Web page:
All programs are designed to meet the educational needs of English learners by including English Language Development (ELD) instruction 30 minutes every day.
All programs include the use of Specially Designed Academic Instruction in English (SDAIE) strategies.
CELDT Proficiency LevelProgram Placement
BeginningStructured English ImmersionEarly IntermediateStructured English ImmersionIntermediateStructured English ImmersionEarly AdvancedEnglish Mainstream ClassroomAdvancedEnglish Mainstream ClassroomOther Instructional Setting as per IEP
STRUCTURED ENGLISH IMMERSION (SEI)
provides instruction primarily in English and includes the following: a sequential ELD program, including language arts, sheltered English content with primary language support as needed.
ENGLISH LANGUAGE MAINSTREAM (ELM)
provides instruction in English only, and is based on grade-level state standards. Students continue to receive additional and appropriate instruction in order to meet the requirements to be reclassified as fluent English proficient (FEP).
ALTERNATIVE PROGRAM (ALT)
A bilingual program for English language acquisition for pupils in which much or all of the instruction, textbooks, and teaching materials are in the child’s native language. If parents of 20 or more students in one grade level at the same school request the alternative program, the school is required to provide this program.
California state law gives parents the option to place their child in an alternative program. To place your child in an alternative program, you must sign a parental exception waiver at your child’s school each year, and he/she must meet one of the following criteria: a) knows English and academically performs at least at the 5thgrade level, b) is 10 years of age or older, c) is a student under 10 years of age, was placed in an English language classroom (ELM) for 30 calendar days, and special needs exist.
Note: At any time during the school year, a parent may have the child moved into the English Mainstream Program.
ALTERNATIVE PROGRAM OPTIONS
The law requires that English learner (EL) students with less than reasonable fluency in English be placed in Structured English Immersion and students with reasonable fluency in English be placed in English Language Mainstream. However, parents have the right to request a parental exception waiver for an alternative program if they believe it would be better for their child. By law EL students under 10 years of age must be placed in English Immersion for a period of not less than 30 calendar days before a waiver may be granted. As a parent you may select from the following alternative programs designed to meet the linguistic and academic needs of English learner students.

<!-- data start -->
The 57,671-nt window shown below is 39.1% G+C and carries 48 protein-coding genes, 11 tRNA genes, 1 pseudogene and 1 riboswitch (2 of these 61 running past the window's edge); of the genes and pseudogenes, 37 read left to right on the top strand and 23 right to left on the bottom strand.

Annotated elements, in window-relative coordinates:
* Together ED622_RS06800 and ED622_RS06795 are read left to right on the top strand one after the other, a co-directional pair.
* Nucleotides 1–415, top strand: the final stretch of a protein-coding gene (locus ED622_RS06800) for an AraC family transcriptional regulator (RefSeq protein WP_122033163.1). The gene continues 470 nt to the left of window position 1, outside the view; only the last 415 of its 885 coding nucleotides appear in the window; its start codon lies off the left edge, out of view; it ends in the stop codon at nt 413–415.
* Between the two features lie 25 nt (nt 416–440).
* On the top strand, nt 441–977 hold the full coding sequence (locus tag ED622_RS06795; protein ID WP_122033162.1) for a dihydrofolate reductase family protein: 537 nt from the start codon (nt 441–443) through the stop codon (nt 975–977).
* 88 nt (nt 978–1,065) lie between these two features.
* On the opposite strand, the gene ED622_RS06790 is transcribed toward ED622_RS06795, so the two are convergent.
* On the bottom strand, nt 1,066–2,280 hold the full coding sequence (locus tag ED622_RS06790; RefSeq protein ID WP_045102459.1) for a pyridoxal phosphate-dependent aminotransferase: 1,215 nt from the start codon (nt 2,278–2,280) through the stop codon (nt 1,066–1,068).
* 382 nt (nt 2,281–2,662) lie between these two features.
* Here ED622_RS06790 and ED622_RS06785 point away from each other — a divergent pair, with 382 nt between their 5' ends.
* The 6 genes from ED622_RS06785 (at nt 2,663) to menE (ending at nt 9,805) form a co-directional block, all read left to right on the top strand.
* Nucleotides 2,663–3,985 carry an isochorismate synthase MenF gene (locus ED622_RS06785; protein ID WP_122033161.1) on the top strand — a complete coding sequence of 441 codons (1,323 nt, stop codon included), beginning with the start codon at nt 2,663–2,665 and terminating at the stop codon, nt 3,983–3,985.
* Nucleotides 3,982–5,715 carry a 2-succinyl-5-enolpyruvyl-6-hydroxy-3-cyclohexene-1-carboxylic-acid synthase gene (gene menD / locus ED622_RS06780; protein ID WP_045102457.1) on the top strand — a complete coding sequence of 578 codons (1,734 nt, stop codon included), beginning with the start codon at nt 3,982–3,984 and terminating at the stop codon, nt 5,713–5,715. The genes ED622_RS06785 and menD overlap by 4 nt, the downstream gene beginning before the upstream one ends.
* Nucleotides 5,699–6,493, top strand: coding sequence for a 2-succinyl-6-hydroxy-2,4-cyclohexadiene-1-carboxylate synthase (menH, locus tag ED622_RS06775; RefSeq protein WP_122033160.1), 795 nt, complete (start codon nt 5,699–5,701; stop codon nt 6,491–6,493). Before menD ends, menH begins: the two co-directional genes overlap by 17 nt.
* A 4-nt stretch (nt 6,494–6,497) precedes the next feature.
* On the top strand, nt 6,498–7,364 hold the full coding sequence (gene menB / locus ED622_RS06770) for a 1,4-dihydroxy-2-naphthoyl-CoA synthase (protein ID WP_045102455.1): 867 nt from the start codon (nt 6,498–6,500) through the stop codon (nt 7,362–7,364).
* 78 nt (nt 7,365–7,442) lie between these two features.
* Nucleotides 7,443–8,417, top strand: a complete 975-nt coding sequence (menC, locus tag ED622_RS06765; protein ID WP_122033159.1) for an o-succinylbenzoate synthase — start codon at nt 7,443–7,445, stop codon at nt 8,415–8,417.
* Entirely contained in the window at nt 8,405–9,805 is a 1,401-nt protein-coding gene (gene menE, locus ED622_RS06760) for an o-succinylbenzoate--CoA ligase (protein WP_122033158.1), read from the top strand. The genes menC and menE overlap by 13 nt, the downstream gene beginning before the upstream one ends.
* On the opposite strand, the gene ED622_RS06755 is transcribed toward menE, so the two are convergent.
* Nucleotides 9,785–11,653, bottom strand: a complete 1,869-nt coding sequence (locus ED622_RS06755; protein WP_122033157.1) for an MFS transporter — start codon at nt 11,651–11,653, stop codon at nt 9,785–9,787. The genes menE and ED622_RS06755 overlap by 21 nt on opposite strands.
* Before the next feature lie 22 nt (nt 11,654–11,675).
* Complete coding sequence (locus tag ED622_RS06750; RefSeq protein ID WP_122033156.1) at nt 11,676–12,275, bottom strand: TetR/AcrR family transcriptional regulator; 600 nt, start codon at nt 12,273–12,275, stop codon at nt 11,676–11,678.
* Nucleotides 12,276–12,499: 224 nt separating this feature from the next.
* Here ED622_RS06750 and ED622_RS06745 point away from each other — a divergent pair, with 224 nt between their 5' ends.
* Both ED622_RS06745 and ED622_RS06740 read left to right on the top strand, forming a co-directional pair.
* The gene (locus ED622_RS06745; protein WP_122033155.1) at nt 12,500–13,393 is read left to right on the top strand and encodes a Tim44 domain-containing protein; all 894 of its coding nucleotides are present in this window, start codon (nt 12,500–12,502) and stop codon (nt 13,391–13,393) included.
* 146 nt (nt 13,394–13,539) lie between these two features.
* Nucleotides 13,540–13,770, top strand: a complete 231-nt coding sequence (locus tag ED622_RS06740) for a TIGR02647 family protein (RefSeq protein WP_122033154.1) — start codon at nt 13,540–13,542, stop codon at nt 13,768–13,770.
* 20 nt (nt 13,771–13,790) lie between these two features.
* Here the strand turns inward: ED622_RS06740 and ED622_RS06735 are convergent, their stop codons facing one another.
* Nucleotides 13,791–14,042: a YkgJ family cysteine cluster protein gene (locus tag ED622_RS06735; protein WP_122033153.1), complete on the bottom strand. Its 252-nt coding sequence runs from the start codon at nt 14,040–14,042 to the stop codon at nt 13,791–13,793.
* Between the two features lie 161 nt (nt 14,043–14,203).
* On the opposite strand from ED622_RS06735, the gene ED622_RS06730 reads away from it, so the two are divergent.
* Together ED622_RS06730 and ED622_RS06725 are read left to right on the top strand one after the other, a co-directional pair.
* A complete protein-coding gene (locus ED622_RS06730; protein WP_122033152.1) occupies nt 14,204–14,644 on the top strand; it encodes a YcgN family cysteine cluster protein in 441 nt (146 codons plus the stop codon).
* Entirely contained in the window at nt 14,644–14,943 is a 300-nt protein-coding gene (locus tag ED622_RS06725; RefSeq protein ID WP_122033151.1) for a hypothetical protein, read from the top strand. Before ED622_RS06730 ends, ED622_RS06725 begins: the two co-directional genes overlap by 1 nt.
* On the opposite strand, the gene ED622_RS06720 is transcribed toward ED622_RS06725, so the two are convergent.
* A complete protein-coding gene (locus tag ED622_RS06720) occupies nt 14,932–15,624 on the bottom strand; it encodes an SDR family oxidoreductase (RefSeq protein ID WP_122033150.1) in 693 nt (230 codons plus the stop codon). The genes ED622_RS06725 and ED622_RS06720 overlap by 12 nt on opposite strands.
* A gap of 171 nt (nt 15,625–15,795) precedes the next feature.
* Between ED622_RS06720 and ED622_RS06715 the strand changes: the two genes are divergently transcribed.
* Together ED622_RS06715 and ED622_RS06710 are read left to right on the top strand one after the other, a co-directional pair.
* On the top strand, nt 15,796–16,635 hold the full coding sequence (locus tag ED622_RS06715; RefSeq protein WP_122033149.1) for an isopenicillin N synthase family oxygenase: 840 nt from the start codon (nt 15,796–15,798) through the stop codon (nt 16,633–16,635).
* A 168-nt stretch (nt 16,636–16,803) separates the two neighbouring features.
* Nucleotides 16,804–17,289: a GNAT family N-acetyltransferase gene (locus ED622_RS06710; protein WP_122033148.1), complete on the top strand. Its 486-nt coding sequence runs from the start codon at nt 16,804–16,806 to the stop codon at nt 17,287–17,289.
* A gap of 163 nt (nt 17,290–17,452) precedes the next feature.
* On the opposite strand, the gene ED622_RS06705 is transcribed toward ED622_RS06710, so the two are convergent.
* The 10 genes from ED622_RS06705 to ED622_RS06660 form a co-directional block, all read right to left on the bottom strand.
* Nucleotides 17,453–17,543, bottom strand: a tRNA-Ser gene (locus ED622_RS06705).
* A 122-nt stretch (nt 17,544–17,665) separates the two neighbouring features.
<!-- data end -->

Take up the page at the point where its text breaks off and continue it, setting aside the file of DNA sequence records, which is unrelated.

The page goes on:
Program availability will depend upon the number of students receiving waivers. If fewer than 20 students receive a waiver in one grade level, your child may be allowed to transfer to a neighboring school to receive the requested program. Your school principal will advise you of program availability.
All alternative programs include English language development (ELD) and Specially Designed Academic Instruction in English (SDAIE) based on program and student needs. The different alternative programs include varying amounts of instruction in the primary language. Students will be assessed yearly with the California English Language Development Test (CELDT) and academic assessments. All programs will use district-adopted materials for reading, language arts, and mathematics. In all programs, student progress will be measured in reading, language arts, and mathematics against grade level standards and benchmarks.
TRANSITIONAL BILINGUAL EDUCATION PROGRAM (TBE)
The TBE program provides a foundation for learning in the student’s native language with a transition to English. The program offers the following: a sequential program of ELD taught daily, and grade-level language arts, math, and other contents subjects taught daily first using the student’s native language, then using SDAIE strategies with native language support followed by mainstream English. As students gain proficiency in English, the amount of instruction in English increases while the amount of instruction in the native language decreases. District-adopted instructional materials written in English and in the native language are used. Instructional goals are for students to learn English and meet appropriate academic achievement standards for grade promotion and graduation.
BILINGUAL MAINTENANCE PROGRAM
Selected schools offer the Bilingual Maintenance Program in English and (Spanish). It follows the same instructional format as the TBE program described above; however, native language literacy and content instruction are maintained and enhanced, even after English fluency is achieved. Students increase the time they spend in English instruction each year, until they reach a level of 80% in English and 20% in Spanish by 5th grade. Instructional goals are for students to learn English and meet appropriate academic achievement standards for grade promotion and graduation while maintaining their native language.
TWO-WAY IMMERSION PROGRAM